cirrhotic /si rot"ik/, adj.cirrhosed, adj.
/si roh"sis/, n. Pathol.
a disease of the liver characterized by increase of connective tissue and alteration in gross and microscopic makeup.
[1830-40; < Gk kirrh(ós) orange-tawny + -OSIS]

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Degeneration of functioning liver cells and their replacement with fibrous connective tissue, leading to scarring.

The most common cause is alcohol abuse with malnutrition. Others include bile duct obstruction, viral infection, toxins, iron or copper accumulation in liver cells, and syphilis. Jaundice, edema, and great abdominal swelling are common in all. Death usually results from internal bleeding or hepatic coma due to blood chemical imbalance.

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      irreversible change in the normal liver tissue that results in the degeneration of functioning liver cells and their replacement with fibrous connective tissue. Cirrhosis can have a number of causes; the term is applied whenever the end result is scarring of the liver.

      Laënnec, or portal, cirrhosis is primarily caused by excessive and chronic alcohol consumption. The relationship between alcohol and cirrhosis is unquestioned, but the mechanism of injury remains unknown. Besides cirrhosis, the affected person may show jaundice, gastrointestinal bleeding, and kidney failure.

      In the early stage of cirrhosis, the disease can be stabilized by abstention from alcohol and by an adequate diet. In this stage, the liver first enlarges; its outer capsule becomes smooth and stretched, and its colour turns yellow because of an increase in fat. Fibrous tissue and extra bile ducts may develop. In the next stage, the quantity of fibrous tissue increases so that the liver is granular. The blood vessels thicken, and their channels may become obstructed, which reduces blood flow in the organ. Complications at this stage include coma, kidney failure, jaundice, infection, and hemorrhages. In the advanced stage of the disease, the liver shrinks and the surface usually has a roughened appearance. The normal lobular structure of the liver is lost; there is no longer fat but only poorly functioning residual liver tissue.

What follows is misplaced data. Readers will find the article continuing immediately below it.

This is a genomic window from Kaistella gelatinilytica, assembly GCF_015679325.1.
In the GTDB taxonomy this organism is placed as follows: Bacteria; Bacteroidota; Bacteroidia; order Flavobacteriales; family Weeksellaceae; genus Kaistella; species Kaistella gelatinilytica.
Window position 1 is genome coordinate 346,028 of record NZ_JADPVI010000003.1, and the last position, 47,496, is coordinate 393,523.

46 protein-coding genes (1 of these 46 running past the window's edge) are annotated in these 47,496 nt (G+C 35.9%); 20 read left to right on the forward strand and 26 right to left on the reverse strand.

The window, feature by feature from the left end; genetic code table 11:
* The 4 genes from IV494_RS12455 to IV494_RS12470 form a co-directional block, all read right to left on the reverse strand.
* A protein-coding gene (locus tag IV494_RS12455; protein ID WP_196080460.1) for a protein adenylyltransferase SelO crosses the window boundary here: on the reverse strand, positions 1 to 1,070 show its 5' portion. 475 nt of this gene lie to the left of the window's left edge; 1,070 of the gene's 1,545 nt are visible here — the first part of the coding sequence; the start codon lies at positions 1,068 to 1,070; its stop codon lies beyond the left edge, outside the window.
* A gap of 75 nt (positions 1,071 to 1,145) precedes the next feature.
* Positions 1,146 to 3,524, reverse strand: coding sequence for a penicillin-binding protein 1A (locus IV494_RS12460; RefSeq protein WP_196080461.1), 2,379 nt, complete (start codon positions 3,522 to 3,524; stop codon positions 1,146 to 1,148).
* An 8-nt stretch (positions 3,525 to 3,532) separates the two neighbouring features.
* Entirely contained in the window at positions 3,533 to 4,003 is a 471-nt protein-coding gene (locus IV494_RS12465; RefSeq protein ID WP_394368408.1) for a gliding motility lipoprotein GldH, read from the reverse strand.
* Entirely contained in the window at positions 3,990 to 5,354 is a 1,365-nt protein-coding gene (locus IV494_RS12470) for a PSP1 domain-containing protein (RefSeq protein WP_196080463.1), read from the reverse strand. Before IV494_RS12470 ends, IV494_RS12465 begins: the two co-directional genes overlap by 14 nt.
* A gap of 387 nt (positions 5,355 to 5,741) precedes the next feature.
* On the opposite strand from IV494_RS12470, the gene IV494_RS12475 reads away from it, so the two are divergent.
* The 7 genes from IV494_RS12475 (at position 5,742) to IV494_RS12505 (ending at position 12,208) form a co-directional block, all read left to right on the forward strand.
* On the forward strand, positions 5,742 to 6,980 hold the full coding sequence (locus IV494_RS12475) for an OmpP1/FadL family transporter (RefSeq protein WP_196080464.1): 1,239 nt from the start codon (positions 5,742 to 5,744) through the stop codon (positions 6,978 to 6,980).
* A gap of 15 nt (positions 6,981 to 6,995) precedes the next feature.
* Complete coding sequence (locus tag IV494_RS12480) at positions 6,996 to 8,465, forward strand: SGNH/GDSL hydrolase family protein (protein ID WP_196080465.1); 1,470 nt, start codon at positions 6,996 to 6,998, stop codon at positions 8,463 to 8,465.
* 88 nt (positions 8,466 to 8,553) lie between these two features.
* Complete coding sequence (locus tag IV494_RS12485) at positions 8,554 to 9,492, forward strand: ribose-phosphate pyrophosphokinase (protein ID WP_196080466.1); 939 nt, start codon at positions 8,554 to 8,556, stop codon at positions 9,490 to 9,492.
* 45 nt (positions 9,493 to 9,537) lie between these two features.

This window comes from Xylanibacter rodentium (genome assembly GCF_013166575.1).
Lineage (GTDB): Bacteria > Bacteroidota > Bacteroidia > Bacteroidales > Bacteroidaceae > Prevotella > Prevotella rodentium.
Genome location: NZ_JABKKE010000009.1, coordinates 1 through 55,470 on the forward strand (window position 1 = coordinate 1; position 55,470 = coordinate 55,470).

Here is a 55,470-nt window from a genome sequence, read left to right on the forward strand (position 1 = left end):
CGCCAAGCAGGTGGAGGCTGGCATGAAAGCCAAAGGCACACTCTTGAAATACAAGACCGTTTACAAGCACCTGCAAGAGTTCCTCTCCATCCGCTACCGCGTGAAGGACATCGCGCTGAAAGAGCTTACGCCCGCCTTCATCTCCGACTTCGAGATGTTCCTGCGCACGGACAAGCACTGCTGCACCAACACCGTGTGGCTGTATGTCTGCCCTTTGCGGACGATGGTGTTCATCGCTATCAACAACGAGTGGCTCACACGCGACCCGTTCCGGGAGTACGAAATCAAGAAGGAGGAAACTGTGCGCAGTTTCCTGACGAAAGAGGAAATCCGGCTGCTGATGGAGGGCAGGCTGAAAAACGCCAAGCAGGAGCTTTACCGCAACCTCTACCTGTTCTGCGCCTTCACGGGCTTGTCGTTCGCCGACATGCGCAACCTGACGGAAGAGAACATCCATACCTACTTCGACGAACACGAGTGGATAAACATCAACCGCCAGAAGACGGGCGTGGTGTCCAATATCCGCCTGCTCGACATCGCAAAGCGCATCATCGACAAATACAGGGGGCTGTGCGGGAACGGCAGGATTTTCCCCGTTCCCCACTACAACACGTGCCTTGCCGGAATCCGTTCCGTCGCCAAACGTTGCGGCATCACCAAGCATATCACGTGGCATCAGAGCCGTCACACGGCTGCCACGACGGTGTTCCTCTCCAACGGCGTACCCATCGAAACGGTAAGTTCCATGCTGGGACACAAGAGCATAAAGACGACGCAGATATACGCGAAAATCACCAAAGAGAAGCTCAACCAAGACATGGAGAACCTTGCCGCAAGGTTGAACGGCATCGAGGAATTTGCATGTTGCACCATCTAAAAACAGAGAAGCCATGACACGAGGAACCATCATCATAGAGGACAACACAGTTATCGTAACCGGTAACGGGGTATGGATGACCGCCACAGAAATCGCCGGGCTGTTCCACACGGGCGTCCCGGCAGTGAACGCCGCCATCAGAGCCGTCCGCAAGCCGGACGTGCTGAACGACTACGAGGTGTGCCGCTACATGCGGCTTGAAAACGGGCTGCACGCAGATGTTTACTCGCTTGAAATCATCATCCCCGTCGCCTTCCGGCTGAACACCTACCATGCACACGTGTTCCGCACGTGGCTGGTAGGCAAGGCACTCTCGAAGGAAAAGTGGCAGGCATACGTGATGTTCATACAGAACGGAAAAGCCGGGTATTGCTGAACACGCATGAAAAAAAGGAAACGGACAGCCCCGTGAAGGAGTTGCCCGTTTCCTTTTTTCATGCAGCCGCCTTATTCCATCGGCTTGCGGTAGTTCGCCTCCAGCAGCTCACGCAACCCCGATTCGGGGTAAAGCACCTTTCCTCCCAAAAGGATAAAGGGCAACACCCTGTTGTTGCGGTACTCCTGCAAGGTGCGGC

There are several other causes of cirrhosis besides alcohol consumption. Cirrhosis can result from viral infection, especially after infection by hepatitis B or C, glycogen storage diseases, cystic fibrosis, alpha-1-antitrypsin deficiency, and obesity can also cause cirrhosis. In hemochromatosis an increased amount of iron is absorbed by the body and deposited in the liver cells. The liver becomes granular and nodular, and the iron particles may be so dense as to impair liver cell function. In Wilson disease, a hereditary condition, there is excess copper in the liver. The liver usually turns green from bile in the tissue, and enlargement, fibrosis, fat changes, and abscesses occur when the disease is chronic.

      The final complications of cirrhosis are usually the same no matter what the cause. High blood pressure in the portal vein can lead to hemorrhages in the esophagus and stomach; or the imbalance in blood chemicals from malfunctioning of the liver can affect the brain and cause hepatic coma. Hepatic coma usually starts with drowsiness and confusion and culminates in loss of consciousness. Jaundice may complicate any stage of cirrhosis. Edema—fluid retention in the tissues—and ascites, an accumulation of fluid in the peritoneal cavity that results in abdominal swelling, also are commonly seen.

      Treatment of cirrhosis depends on the cause. Liver damage caused by portal cirrhosis can be halted by abstention from alcohol. Cirrhosis resulting from hepatitis infection or Wilson disease is treated with medication.

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Universalium. 2010.

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